Project Management in Practice

Beyond the alphabet soup of PRINCE2, MSP, MoP, PMBOK, ITIL, Agile

Tag Archives: Microsoft

Project Managers … visionary leaders or shepherds?


I was having an interesting philosophical discussion with some peers. Opinions were expressed on how project managers need to be visionary leaders. Most project management courses do not cover much on the art of leadership. I tend to think if you have to teach leadership, then it is already a lost cause. Although leaders are not necessarily born, they see an opportunity and make their mark. Those that wait to be taught or asked by definition are not suitable leaders. But this was an interesting discussion. Do project managers need to be visionary leaders?

Let us look at the traits for leaders. If you look at any leader, what is the one thing you remember about them? I am not old enough to remember many contemporary political leaders – Gandhi, Churchill etc. The one that I do remember is Mandela. These people have a vision of the future, have the courage to express it when it may not be the orthodoxy and have the ability to project their vision even through difficult times. It is the same in business. Steve Jobs and Bill Gates did not get Apple and Microsoft to where these companies are on a bed of roses. But neither the political or business leaders actually organized the mass rallies or the next version of the software.

The case of business leaders is even more interesting. The reason they are the leaders is because they see a gap in the market and have ideas to fill it. They want to be the first to market. They do not always appreciate what it would take to get there. They are also wired to see many possibilities and constantly thinking about the next big thing. They utilize people with the right knowledge to analyze which of these have wings and will fly, and which ones are likely to sink. The ones that fly then need to be managed to successful delivery.

Is project management the same? Well … part of it. The emphasis on vision and leadership is more appropriate at the top management level of the organization and even maybe at program or portfolio management level. Once these are defined into projects, the emphasis on leadership is different. I think of that leadership more akin to a young military officer. If you have seen the mini series Band of Brothers, I say Major Winters is the project manager. The role itself comes with an expected level of respect. But it is not given by default. You have to earn it by your track record.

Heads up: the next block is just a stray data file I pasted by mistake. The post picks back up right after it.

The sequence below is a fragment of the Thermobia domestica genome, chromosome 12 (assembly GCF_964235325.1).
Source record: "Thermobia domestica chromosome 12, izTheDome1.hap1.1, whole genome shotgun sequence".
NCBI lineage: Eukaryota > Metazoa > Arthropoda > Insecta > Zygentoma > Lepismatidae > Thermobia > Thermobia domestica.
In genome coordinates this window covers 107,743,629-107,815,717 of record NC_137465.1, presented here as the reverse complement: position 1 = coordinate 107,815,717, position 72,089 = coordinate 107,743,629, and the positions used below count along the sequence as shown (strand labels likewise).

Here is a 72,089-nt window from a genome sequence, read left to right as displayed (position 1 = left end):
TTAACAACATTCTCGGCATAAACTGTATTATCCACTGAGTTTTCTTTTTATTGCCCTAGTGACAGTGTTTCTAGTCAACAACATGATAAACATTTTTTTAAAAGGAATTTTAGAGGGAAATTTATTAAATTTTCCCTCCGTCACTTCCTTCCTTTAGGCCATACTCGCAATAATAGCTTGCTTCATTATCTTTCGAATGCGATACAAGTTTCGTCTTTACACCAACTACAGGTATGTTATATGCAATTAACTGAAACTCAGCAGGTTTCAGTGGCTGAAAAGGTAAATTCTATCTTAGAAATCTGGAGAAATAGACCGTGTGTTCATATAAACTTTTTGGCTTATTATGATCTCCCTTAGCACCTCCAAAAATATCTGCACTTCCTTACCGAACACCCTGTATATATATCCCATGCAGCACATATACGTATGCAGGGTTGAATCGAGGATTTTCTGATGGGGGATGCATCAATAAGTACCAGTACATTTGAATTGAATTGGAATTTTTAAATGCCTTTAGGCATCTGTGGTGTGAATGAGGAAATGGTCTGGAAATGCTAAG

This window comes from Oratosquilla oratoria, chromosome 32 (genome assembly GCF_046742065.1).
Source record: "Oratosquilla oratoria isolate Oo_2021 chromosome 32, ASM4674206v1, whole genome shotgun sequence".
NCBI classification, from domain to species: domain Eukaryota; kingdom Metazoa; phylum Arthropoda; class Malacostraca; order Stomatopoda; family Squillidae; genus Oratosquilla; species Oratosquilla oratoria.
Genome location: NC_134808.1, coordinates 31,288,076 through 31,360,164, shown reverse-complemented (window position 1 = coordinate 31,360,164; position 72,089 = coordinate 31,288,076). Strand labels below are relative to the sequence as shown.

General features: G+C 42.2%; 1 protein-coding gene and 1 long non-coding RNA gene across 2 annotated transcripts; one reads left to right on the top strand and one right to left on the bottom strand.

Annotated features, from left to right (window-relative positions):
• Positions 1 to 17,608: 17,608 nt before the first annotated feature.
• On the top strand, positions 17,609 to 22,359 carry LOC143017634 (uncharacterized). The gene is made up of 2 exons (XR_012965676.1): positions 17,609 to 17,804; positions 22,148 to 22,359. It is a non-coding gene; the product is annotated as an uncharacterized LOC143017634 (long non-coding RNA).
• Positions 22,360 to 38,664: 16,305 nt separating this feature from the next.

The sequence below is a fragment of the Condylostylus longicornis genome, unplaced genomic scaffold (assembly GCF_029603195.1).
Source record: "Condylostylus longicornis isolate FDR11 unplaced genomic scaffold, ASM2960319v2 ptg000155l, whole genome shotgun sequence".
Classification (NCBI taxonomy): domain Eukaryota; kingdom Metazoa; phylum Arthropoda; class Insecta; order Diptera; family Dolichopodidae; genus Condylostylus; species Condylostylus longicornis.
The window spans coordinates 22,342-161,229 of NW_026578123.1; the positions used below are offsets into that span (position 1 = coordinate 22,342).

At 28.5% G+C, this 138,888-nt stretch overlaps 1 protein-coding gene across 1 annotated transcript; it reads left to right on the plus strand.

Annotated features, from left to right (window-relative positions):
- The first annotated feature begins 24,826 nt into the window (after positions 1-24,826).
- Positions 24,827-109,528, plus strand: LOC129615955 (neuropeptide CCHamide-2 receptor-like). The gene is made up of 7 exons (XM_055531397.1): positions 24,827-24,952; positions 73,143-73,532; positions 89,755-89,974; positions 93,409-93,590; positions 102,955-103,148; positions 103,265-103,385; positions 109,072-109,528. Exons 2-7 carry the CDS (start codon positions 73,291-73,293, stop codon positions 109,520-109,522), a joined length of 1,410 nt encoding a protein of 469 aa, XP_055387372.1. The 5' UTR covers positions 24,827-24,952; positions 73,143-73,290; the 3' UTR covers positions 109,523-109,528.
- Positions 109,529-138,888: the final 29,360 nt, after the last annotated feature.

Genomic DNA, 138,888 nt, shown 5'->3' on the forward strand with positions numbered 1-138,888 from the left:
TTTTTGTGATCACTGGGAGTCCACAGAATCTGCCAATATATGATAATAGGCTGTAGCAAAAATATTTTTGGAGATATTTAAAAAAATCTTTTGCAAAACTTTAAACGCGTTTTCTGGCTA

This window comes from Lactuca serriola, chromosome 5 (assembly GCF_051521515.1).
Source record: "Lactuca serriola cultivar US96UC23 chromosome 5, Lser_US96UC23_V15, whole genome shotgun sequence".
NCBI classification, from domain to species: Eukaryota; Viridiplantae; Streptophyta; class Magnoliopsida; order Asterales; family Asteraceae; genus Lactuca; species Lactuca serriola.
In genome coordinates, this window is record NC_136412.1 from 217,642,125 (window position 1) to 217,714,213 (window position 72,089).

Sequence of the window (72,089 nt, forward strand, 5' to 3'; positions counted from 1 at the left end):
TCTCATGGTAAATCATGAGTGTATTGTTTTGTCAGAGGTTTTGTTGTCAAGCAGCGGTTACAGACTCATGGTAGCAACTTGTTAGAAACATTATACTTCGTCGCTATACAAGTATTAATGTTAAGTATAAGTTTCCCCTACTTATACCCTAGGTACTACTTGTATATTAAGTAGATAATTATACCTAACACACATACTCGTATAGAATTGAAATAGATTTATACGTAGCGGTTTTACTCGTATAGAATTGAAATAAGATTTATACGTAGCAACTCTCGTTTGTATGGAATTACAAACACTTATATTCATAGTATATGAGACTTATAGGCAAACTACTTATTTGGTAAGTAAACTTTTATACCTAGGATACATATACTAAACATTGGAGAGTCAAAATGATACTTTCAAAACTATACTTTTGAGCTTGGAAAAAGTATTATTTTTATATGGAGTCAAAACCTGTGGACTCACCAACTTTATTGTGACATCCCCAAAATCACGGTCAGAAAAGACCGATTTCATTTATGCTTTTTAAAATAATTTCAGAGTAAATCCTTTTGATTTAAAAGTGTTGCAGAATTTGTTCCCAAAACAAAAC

Once you win over people by showing your aptitude they are willing to go beyond the call of duty for you. This is also a type of leadership, but different to the one that one that we had been talking about earlier. The goal is to win the individual battle, rather than focus on the overall war. He takes lessons from his team’s engagement and those that he sees of the other units. He marshals his resources to achieve his objectives. If he worries more about how the battalion is running its affairs, his troops will be left to fend for themselves. This is the type of leadership that can be applied to project management.

In project management, you provide leadership by understanding the context of the project and good communication, recognizing efforts and ensuring single purpose. When you have achieved trust of your project team, you have successfully become a leader.

Major Image Credit: PhotoBucket

Have Project Management tools kept pace with time?


I have recently been looking at optimising the way we manage projects. One thing this has led me to think is whether some of the project management tools have kept pace with the way people work today. I am not looking to re-invent the wheel. Neither am I wanting to be lazy. I am after a way to effectively manage delivery by utilising all my resources to the best of their capability.

Projects have been undertaken since humans first realised they could organise themselves into a unit to achieve mighty things. Even before the discipline of project management was a recognised one, we managed to build the pyramids, the Great Wall and the Taj Mahal to name a few. Does that mean it is a profession that exists for no purpose? That is not true. Many of these projects were run by autocratic rulers who had no regard for human life. All three of the projects I mentioned cost the lives of thousands of workers. Fear for life was a successful motivator even as recently as a few decades ago in the communist Soviet Union.